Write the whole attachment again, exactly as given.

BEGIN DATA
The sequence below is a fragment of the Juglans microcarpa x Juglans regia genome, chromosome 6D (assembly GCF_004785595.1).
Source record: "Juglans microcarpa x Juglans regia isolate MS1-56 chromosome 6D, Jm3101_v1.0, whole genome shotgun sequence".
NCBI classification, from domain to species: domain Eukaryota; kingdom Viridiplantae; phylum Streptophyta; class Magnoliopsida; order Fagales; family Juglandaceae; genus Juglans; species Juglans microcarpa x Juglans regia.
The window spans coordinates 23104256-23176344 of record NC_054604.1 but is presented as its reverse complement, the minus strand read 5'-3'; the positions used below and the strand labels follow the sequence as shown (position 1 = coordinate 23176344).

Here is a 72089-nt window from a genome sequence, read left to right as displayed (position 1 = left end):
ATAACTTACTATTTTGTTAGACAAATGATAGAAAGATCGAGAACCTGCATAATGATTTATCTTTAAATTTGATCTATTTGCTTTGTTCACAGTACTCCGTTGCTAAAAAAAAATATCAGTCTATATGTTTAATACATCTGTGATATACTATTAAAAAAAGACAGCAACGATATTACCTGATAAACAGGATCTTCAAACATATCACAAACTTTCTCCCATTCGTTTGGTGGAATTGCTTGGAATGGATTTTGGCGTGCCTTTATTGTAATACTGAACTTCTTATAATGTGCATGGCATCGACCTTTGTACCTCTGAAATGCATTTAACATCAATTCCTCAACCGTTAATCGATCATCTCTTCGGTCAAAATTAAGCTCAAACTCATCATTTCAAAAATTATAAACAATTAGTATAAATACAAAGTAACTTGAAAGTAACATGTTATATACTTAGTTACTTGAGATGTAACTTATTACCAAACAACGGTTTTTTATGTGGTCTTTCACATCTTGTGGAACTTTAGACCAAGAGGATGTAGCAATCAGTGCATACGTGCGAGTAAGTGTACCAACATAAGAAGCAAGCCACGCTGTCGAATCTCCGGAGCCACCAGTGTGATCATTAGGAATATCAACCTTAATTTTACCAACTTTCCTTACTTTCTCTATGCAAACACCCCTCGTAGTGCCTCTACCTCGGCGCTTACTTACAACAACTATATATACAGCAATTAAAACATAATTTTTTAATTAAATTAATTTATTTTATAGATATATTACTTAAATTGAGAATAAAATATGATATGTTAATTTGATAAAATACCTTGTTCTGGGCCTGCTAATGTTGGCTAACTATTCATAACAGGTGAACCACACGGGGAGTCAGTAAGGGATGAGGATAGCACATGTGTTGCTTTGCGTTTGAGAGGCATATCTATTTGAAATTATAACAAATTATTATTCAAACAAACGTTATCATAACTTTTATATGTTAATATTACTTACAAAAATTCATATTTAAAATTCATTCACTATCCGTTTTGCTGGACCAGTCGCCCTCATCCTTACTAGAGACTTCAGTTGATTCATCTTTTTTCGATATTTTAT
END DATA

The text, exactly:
The sequence below is a fragment of the Juglans microcarpa x Juglans regia genome, chromosome 6D (assembly GCF_004785595.1).
Source record: "Juglans microcarpa x Juglans regia isolate MS1-56 chromosome 6D, Jm3101_v1.0, whole genome shotgun sequence".
NCBI classification, from domain to species: domain Eukaryota; kingdom Viridiplantae; phylum Streptophyta; class Magnoliopsida; order Fagales; family Juglandaceae; genus Juglans; species Juglans microcarpa x Juglans regia.
The window spans coordinates 23104256-23176344 of record NC_054604.1 but is presented as its reverse complement, the minus strand read 5'-3'; the positions used below and the strand labels follow the sequence as shown (position 1 = coordinate 23176344).

Here is a 72089-nt window from a genome sequence, read left to right as displayed (position 1 = left end):
ATAACTTACTATTTTGTTAGACAAATGATAGAAAGATCGAGAACCTGCATAATGATTTATCTTTAAATTTGATCTATTTGCTTTGTTCACAGTACTCCGTTGCTAAAAAAAAATATCAGTCTATATGTTTAATACATCTGTGATATACTATTAAAAAAAGACAGCAACGATATTACCTGATAAACAGGATCTTCAAACATATCACAAACTTTCTCCCATTCGTTTGGTGGAATTGCTTGGAATGGATTTTGGCGTGCCTTTATTGTAATACTGAACTTCTTATAATGTGCATGGCATCGACCTTTGTACCTCTGAAATGCATTTAACATCAATTCCTCAACCGTTAATCGATCATCTCTTCGGTCAAAATTAAGCTCAAACTCATCATTTCAAAAATTATAAACAATTAGTATAAATACAAAGTAACTTGAAAGTAACATGTTATATACTTAGTTACTTGAGATGTAACTTATTACCAAACAACGGTTTTTTATGTGGTCTTTCACATCTTGTGGAACTTTAGACCAAGAGGATGTAGCAATCAGTGCATACGTGCGAGTAAGTGTACCAACATAAGAAGCAAGCCACGCTGTCGAATCTCCGGAGCCACCAGTGTGATCATTAGGAATATCAACCTTAATTTTACCAACTTTCCTTACTTTCTCTATGCAAACACCCCTCGTAGTGCCTCTACCTCGGCGCTTACTTACAACAACTATATATACAGCAATTAAAACATAATTTTTTAATTAAATTAATTTATTTTATAGATATATTACTTAAATTGAGAATAAAATATGATATGTTAATTTGATAAAATACCTTGTTCTGGGCCTGCTAATGTTGGCTAACTATTCATAACAGGTGAACCACACGGGGAGTCAGTAAGGGATGAGGATAGCACATGTGTTGCTTTGCGTTTGAGAGGCATATCTATTTGAAATTATAACAAATTATTATTCAAACAAACGTTATCATAACTTTTATATGTTAATATTACTTACAAAAATTCATATTTAAAATTCATTCACTATCCGTTTTGCTGGACCAGTCGCCCTCATCCTTACTAGAGACTTCAGTTGATTCATCTTTTTTCGATATTTTAT